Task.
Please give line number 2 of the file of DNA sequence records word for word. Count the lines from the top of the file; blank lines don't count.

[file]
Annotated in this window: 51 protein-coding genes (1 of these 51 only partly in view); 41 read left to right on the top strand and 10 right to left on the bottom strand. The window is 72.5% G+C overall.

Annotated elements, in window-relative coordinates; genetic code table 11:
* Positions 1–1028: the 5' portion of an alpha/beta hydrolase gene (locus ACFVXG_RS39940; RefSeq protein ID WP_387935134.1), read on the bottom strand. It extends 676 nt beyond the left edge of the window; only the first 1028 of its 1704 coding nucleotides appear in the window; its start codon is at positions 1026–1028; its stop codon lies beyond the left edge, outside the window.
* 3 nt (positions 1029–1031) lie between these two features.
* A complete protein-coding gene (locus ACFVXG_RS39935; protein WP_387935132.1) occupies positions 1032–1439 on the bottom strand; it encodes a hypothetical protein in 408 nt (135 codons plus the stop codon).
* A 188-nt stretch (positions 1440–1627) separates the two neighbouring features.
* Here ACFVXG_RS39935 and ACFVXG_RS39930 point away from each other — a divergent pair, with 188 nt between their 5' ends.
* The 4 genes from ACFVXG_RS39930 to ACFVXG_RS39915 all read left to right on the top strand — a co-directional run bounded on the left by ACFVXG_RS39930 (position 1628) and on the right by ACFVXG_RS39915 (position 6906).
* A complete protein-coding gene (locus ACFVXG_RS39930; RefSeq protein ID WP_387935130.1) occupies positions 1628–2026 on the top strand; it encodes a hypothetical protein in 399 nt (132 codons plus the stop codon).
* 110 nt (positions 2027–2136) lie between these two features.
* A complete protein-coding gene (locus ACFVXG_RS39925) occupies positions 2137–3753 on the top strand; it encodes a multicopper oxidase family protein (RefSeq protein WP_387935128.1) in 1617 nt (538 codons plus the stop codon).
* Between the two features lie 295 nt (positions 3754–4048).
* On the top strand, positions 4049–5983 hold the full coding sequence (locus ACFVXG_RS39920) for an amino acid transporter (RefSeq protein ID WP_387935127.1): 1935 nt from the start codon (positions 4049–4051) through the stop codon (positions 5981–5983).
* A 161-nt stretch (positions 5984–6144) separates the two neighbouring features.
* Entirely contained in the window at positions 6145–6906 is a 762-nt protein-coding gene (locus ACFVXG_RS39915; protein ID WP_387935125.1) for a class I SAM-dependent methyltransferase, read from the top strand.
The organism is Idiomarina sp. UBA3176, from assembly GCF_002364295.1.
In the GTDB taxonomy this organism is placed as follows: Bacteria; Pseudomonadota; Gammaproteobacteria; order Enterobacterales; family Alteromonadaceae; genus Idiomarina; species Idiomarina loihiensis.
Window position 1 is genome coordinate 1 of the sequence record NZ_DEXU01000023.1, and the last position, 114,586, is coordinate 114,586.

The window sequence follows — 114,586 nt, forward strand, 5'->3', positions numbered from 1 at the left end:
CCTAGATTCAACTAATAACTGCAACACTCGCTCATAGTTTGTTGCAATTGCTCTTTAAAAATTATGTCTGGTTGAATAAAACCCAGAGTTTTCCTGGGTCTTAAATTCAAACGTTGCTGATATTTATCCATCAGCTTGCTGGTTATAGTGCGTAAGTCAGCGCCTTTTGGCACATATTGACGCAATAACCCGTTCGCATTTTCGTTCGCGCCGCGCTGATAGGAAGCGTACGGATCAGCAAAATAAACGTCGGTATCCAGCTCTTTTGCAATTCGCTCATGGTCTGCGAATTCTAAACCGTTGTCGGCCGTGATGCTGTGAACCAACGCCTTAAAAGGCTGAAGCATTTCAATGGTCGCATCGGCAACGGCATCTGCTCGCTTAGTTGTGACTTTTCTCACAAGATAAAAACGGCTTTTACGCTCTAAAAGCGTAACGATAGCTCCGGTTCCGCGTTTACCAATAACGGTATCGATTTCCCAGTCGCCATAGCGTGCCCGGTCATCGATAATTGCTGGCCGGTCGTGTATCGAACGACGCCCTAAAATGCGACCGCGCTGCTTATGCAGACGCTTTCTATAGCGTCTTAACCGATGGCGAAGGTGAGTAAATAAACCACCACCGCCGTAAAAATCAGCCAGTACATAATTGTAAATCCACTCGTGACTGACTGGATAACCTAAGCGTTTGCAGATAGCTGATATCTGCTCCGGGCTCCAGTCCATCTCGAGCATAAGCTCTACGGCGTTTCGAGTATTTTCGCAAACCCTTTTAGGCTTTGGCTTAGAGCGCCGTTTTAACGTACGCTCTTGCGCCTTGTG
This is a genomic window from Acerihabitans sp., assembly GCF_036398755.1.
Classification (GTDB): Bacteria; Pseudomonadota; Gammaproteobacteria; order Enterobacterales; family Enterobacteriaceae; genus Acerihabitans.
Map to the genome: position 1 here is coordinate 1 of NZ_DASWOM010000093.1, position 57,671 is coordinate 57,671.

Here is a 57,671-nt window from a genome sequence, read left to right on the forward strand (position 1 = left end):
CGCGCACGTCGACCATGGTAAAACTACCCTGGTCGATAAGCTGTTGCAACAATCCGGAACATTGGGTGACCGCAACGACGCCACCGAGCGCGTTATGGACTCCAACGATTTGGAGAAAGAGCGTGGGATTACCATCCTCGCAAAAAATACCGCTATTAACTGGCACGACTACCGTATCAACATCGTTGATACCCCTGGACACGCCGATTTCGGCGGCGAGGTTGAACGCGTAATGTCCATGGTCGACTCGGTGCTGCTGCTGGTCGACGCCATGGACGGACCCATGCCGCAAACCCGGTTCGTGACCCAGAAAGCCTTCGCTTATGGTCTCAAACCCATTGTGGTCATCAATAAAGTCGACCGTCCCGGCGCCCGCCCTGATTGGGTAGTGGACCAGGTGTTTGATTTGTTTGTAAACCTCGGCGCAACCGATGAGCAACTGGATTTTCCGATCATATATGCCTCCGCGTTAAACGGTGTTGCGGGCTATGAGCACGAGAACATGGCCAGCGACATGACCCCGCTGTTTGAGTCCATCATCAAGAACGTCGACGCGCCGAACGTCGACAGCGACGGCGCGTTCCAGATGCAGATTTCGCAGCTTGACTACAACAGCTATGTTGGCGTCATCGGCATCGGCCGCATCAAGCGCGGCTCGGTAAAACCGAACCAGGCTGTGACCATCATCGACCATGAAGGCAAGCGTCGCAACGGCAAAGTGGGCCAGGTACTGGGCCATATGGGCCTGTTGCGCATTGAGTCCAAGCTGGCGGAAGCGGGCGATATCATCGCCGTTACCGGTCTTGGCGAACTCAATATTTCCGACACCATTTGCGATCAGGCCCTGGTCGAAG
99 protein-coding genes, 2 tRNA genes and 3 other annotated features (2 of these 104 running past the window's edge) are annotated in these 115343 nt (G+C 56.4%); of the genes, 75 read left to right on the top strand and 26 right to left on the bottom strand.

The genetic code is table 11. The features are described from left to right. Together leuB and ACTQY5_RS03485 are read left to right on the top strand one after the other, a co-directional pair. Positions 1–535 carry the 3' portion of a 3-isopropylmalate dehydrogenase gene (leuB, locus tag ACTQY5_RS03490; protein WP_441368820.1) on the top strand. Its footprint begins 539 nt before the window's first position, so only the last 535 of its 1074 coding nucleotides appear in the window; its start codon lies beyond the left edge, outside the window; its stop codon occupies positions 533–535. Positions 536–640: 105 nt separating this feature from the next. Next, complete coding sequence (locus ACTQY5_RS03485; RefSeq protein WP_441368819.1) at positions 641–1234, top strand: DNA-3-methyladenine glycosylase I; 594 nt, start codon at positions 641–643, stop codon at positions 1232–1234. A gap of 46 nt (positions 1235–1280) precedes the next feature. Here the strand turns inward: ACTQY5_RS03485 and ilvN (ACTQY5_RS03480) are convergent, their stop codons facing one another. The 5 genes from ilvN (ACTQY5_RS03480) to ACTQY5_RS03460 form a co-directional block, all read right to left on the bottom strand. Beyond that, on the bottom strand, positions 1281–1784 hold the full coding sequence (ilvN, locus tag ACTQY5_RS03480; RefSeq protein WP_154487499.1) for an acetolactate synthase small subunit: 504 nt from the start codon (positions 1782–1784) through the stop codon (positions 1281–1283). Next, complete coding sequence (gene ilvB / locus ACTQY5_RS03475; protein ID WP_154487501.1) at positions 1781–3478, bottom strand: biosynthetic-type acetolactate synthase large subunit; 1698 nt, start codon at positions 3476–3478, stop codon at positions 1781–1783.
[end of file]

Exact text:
Annotated elements, in window-relative coordinates; genetic code table 11: